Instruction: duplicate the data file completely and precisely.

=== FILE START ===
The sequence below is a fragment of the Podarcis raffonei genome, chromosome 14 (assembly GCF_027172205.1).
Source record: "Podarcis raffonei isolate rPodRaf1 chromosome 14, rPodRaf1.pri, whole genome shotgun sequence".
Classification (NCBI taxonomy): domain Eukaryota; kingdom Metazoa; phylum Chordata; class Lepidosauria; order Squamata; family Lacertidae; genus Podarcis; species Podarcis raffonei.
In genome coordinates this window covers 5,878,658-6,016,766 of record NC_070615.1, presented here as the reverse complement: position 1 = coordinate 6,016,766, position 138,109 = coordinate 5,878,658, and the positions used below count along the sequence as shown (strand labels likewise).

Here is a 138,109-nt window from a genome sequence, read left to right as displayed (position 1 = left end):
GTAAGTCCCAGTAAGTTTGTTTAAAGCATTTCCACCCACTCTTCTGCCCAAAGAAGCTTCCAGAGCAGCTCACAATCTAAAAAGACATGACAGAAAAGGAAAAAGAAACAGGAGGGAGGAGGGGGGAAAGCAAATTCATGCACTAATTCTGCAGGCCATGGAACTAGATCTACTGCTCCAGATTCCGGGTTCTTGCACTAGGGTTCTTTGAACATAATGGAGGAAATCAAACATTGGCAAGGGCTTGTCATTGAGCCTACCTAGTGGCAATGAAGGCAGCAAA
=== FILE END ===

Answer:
The sequence below is a fragment of the Podarcis raffonei genome, chromosome 14 (assembly GCF_027172205.1).
Source record: "Podarcis raffonei isolate rPodRaf1 chromosome 14, rPodRaf1.pri, whole genome shotgun sequence".
Classification (NCBI taxonomy): domain Eukaryota; kingdom Metazoa; phylum Chordata; class Lepidosauria; order Squamata; family Lacertidae; genus Podarcis; species Podarcis raffonei.
In genome coordinates this window covers 5,878,658-6,016,766 of record NC_070615.1, presented here as the reverse complement: position 1 = coordinate 6,016,766, position 138,109 = coordinate 5,878,658, and the positions used below count along the sequence as shown (strand labels likewise).

Here is a 138,109-nt window from a genome sequence, read left to right as displayed (position 1 = left end):
GTAAGTCCCAGTAAGTTTGTTTAAAGCATTTCCACCCACTCTTCTGCCCAAAGAAGCTTCCAGAGCAGCTCACAATCTAAAAAGACATGACAGAAAAGGAAAAAGAAACAGGAGGGAGGAGGGGGGAAAGCAAATTCATGCACTAATTCTGCAGGCCATGGAACTAGATCTACTGCTCCAGATTCCGGGTTCTTGCACTAGGGTTCTTTGAACATAATGGAGGAAATCAAACATTGGCAAGGGCTTGTCATTGAGCCTACCTAGTGGCAATGAAGGCAGCAAA